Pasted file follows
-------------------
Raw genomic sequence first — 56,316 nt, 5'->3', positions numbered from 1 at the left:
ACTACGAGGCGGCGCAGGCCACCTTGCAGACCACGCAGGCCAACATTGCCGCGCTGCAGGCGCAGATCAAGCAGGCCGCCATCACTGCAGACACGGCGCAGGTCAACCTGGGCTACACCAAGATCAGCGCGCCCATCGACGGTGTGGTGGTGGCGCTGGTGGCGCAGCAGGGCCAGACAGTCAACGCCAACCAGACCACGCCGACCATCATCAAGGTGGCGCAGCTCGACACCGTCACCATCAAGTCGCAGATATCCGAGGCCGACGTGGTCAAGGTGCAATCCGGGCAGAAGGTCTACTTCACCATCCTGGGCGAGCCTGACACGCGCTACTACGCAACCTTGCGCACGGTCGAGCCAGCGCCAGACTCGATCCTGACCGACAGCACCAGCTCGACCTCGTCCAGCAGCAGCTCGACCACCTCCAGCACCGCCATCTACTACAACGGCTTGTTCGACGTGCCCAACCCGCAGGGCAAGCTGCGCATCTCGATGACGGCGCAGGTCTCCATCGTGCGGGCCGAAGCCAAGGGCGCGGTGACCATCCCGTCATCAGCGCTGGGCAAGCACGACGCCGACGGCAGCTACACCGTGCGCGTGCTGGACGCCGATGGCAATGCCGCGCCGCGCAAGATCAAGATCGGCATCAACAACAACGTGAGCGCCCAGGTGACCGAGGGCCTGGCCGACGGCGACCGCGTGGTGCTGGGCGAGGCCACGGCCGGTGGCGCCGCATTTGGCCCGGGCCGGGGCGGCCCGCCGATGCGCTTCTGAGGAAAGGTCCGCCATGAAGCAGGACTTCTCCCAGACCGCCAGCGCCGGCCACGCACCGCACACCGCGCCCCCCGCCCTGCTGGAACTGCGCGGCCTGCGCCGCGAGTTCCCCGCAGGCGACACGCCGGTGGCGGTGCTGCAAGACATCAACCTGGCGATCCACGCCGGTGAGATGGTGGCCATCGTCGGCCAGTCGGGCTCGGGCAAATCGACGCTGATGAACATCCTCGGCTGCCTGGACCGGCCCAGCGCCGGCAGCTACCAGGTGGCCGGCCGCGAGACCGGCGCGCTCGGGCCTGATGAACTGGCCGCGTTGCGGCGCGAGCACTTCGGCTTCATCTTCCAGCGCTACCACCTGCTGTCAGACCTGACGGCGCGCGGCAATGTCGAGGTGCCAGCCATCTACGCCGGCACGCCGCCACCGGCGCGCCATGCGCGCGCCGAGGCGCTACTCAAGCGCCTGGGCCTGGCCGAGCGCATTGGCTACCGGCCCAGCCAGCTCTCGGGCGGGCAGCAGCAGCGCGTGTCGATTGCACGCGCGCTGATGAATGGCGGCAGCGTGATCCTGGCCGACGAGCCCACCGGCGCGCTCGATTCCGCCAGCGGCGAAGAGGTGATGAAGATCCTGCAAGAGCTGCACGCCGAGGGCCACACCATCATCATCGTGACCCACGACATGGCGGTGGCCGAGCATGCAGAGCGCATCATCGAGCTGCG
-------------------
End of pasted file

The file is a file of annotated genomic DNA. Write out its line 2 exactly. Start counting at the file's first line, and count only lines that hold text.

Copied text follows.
ACTACGAGGCGGCGCAGGCCACCTTGCAGACCACGCAGGCCAACATTGCCGCGCTGCAGGCGCAGATCAAGCAGGCCGCCATCACTGCAGACACGGCGCAGGTCAACCTGGGCTACACCAAGATCAGCGCGCCCATCGACGGTGTGGTGGTGGCGCTGGTGGCGCAGCAGGGCCAGACAGTCAACGCCAACCAGACCACGCCGACCATCATCAAGGTGGCGCAGCTCGACACCGTCACCATCAAGTCGCAGATATCCGAGGCCGACGTGGTCAAGGTGCAATCCGGGCAGAAGGTCTACTTCACCATCCTGGGCGAGCCTGACACGCGCTACTACGCAACCTTGCGCACGGTCGAGCCAGCGCCAGACTCGATCCTGACCGACAGCACCAGCTCGACCTCGTCCAGCAGCAGCTCGACCACCTCCAGCACCGCCATCTACTACAACGGCTTGTTCGACGTGCCCAACCCGCAGGGCAAGCTGCGCATCTCGATGACGGCGCAGGTCTCCATCGTGCGGGCCGAAGCCAAGGGCGCGGTGACCATCCCGTCATCAGCGCTGGGCAAGCACGACGCCGACGGCAGCTACACCGTGCGCGTGCTGGACGCCGATGGCAATGCCGCGCCGCGCAAGATCAAGATCGGCATCAACAACAACGTGAGCGCCCAGGTGACCGAGGGCCTGGCCGACGGCGACCGCGTGGTGCTGGGCGAGGCCACGGCCGGTGGCGCCGCATTTGGCCCGGGCCGGGGCGGCCCGCCGATGCGCTTCTGAGGAAAGGTCCGCCATGAAGCAGGACTTCTCCCAGACCGCCAGCGCCGGCCACGCACCGCACACCGCGCCCCCCGCCCTGCTGGAACTGCGCGGCCTGCGCCGCGAGTTCCCCGCAGGCGACACGCCGGTGGCGGTGCTGCAAGACATCAACCTGGCGATCCACGCCGGTGAGATGGTGGCCATCGTCGGCCAGTCGGGCTCGGGCAAATCGACGCTGATGAACATCCTCGGCTGCCTGGACCGGCCCAGCGCCGGCAGCTACCAGGTGGCCGGCCGCGAGACCGGCGCGCTCGGGCCTGATGAACTGGCCGCGTTGCGGCGCGAGCACTTCGGCTTCATCTTCCAGCGCTACCACCTGCTGTCAGACCTGACGGCGCGCGGCAATGTCGAGGTGCCAGCCATCTACGCCGGCACGCCGCCACCGGCGCGCCATGCGCGCGCCGAGGCGCTACTCAAGCGCCTGGGCCTGGCCGAGCGCATTGGCTACCGGCCCAGCCAGCTCTCGGGCGGGCAGCAGCAGCGCGTGTCGATTGCACGCGCGCTGATGAATGGCGGCAGCGTGATCCTGGCCGACGAGCCCACCGGCGCGCTCGATTCCGCCAGCGGCGAAGAGGTGATGAAGATCCTGCAAGAGCTGCACGCCGAGGGCCACACCATCATCATCGTGACCCACGACATGGCGGTGGCCGAGCATGCAGAGCGCATCATCGAGCTGCG